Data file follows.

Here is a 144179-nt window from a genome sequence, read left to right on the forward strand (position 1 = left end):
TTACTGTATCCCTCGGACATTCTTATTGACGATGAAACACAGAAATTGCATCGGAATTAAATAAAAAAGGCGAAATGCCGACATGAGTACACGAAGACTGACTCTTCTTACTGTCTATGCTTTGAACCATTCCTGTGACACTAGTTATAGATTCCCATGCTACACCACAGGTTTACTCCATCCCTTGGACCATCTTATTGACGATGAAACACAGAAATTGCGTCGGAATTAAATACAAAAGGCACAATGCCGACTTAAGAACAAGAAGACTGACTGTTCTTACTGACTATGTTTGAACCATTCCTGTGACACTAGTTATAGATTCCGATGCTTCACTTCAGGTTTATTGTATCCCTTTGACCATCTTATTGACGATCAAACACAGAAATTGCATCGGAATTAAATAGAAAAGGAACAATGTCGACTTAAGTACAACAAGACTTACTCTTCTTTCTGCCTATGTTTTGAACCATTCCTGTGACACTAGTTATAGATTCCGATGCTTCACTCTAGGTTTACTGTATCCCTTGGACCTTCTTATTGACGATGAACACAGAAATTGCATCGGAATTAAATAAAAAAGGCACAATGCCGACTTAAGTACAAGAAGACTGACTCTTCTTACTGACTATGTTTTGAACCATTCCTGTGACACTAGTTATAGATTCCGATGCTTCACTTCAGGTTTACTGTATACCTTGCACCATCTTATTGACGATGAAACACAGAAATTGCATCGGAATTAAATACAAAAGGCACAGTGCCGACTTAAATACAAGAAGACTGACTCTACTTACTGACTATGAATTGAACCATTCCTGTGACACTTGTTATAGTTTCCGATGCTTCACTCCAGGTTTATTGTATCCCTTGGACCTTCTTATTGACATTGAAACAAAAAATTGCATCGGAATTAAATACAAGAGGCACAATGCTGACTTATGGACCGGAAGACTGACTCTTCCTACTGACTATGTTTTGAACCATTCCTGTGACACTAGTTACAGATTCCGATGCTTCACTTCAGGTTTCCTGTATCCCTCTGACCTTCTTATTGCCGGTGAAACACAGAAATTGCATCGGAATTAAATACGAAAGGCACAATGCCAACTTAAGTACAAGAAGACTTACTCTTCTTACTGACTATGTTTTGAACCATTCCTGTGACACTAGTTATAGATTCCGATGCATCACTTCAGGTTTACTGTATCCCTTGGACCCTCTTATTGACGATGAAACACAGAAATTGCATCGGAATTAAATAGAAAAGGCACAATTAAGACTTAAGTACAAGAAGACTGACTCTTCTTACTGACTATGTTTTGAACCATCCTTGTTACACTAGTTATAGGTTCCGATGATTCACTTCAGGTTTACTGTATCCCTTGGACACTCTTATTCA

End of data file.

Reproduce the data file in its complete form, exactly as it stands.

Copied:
Here is a 144179-nt window from a genome sequence, read left to right on the forward strand (position 1 = left end):
TTACTGTATCCCTCGGACATTCTTATTGACGATGAAACACAGAAATTGCATCGGAATTAAATAAAAAAGGCGAAATGCCGACATGAGTACACGAAGACTGACTCTTCTTACTGTCTATGCTTTGAACCATTCCTGTGACACTAGTTATAGATTCCCATGCTACACCACAGGTTTACTCCATCCCTTGGACCATCTTATTGACGATGAAACACAGAAATTGCGTCGGAATTAAATACAAAAGGCACAATGCCGACTTAAGAACAAGAAGACTGACTGTTCTTACTGACTATGTTTGAACCATTCCTGTGACACTAGTTATAGATTCCGATGCTTCACTTCAGGTTTATTGTATCCCTTTGACCATCTTATTGACGATCAAACACAGAAATTGCATCGGAATTAAATAGAAAAGGAACAATGTCGACTTAAGTACAACAAGACTTACTCTTCTTTCTGCCTATGTTTTGAACCATTCCTGTGACACTAGTTATAGATTCCGATGCTTCACTCTAGGTTTACTGTATCCCTTGGACCTTCTTATTGACGATGAACACAGAAATTGCATCGGAATTAAATAAAAAAGGCACAATGCCGACTTAAGTACAAGAAGACTGACTCTTCTTACTGACTATGTTTTGAACCATTCCTGTGACACTAGTTATAGATTCCGATGCTTCACTTCAGGTTTACTGTATACCTTGCACCATCTTATTGACGATGAAACACAGAAATTGCATCGGAATTAAATACAAAAGGCACAGTGCCGACTTAAATACAAGAAGACTGACTCTACTTACTGACTATGAATTGAACCATTCCTGTGACACTTGTTATAGTTTCCGATGCTTCACTCCAGGTTTATTGTATCCCTTGGACCTTCTTATTGACATTGAAACAAAAAATTGCATCGGAATTAAATACAAGAGGCACAATGCTGACTTATGGACCGGAAGACTGACTCTTCCTACTGACTATGTTTTGAACCATTCCTGTGACACTAGTTACAGATTCCGATGCTTCACTTCAGGTTTCCTGTATCCCTCTGACCTTCTTATTGCCGGTGAAACACAGAAATTGCATCGGAATTAAATACGAAAGGCACAATGCCAACTTAAGTACAAGAAGACTTACTCTTCTTACTGACTATGTTTTGAACCATTCCTGTGACACTAGTTATAGATTCCGATGCATCACTTCAGGTTTACTGTATCCCTTGGACCCTCTTATTGACGATGAAACACAGAAATTGCATCGGAATTAAATAGAAAAGGCACAATTAAGACTTAAGTACAAGAAGACTGACTCTTCTTACTGACTATGTTTTGAACCATCCTTGTTACACTAGTTATAGGTTCCGATGATTCACTTCAGGTTTACTGTATCCCTTGGACACTCTTATTCA